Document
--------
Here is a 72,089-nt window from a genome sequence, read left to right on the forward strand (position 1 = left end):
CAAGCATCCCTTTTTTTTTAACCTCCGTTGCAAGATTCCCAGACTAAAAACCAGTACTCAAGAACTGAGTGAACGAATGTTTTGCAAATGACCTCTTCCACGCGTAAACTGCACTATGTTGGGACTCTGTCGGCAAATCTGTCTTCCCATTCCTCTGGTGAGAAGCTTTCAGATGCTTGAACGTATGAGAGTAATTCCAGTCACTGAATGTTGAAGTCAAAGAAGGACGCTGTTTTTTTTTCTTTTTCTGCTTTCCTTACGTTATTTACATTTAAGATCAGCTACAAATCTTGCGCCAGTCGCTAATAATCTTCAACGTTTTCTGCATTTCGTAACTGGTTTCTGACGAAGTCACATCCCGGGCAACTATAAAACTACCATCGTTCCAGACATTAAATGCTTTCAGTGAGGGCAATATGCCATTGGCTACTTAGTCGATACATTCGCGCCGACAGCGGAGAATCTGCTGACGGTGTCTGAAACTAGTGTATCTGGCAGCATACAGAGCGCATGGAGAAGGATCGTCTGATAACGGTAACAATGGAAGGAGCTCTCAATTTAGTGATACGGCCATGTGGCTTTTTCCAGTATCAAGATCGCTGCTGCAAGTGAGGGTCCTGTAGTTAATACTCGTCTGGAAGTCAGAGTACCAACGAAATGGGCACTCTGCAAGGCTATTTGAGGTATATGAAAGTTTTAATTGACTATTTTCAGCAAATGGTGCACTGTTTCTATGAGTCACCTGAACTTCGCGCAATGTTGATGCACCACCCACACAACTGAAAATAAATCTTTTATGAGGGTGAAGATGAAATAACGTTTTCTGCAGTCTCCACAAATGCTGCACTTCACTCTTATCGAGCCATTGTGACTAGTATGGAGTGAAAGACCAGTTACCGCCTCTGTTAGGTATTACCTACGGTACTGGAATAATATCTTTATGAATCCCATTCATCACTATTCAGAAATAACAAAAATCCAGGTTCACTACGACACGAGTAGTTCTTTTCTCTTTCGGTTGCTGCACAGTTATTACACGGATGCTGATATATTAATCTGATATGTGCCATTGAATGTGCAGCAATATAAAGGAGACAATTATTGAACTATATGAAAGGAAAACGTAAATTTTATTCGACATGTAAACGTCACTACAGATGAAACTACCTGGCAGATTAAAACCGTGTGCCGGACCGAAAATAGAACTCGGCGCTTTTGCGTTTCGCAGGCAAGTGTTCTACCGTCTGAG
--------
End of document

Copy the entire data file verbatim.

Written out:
Here is a 72,089-nt window from a genome sequence, read left to right on the forward strand (position 1 = left end):
CAAGCATCCCTTTTTTTTTAACCTCCGTTGCAAGATTCCCAGACTAAAAACCAGTACTCAAGAACTGAGTGAACGAATGTTTTGCAAATGACCTCTTCCACGCGTAAACTGCACTATGTTGGGACTCTGTCGGCAAATCTGTCTTCCCATTCCTCTGGTGAGAAGCTTTCAGATGCTTGAACGTATGAGAGTAATTCCAGTCACTGAATGTTGAAGTCAAAGAAGGACGCTGTTTTTTTTTCTTTTTCTGCTTTCCTTACGTTATTTACATTTAAGATCAGCTACAAATCTTGCGCCAGTCGCTAATAATCTTCAACGTTTTCTGCATTTCGTAACTGGTTTCTGACGAAGTCACATCCCGGGCAACTATAAAACTACCATCGTTCCAGACATTAAATGCTTTCAGTGAGGGCAATATGCCATTGGCTACTTAGTCGATACATTCGCGCCGACAGCGGAGAATCTGCTGACGGTGTCTGAAACTAGTGTATCTGGCAGCATACAGAGCGCATGGAGAAGGATCGTCTGATAACGGTAACAATGGAAGGAGCTCTCAATTTAGTGATACGGCCATGTGGCTTTTTCCAGTATCAAGATCGCTGCTGCAAGTGAGGGTCCTGTAGTTAATACTCGTCTGGAAGTCAGAGTACCAACGAAATGGGCACTCTGCAAGGCTATTTGAGGTATATGAAAGTTTTAATTGACTATTTTCAGCAAATGGTGCACTGTTTCTATGAGTCACCTGAACTTCGCGCAATGTTGATGCACCACCCACACAACTGAAAATAAATCTTTTATGAGGGTGAAGATGAAATAACGTTTTCTGCAGTCTCCACAAATGCTGCACTTCACTCTTATCGAGCCATTGTGACTAGTATGGAGTGAAAGACCAGTTACCGCCTCTGTTAGGTATTACCTACGGTACTGGAATAATATCTTTATGAATCCCATTCATCACTATTCAGAAATAACAAAAATCCAGGTTCACTACGACACGAGTAGTTCTTTTCTCTTTCGGTTGCTGCACAGTTATTACACGGATGCTGATATATTAATCTGATATGTGCCATTGAATGTGCAGCAATATAAAGGAGACAATTATTGAACTATATGAAAGGAAAACGTAAATTTTATTCGACATGTAAACGTCACTACAGATGAAACTACCTGGCAGATTAAAACCGTGTGCCGGACCGAAAATAGAACTCGGCGCTTTTGCGTTTCGCAGGCAAGTGTTCTACCGTCTGAG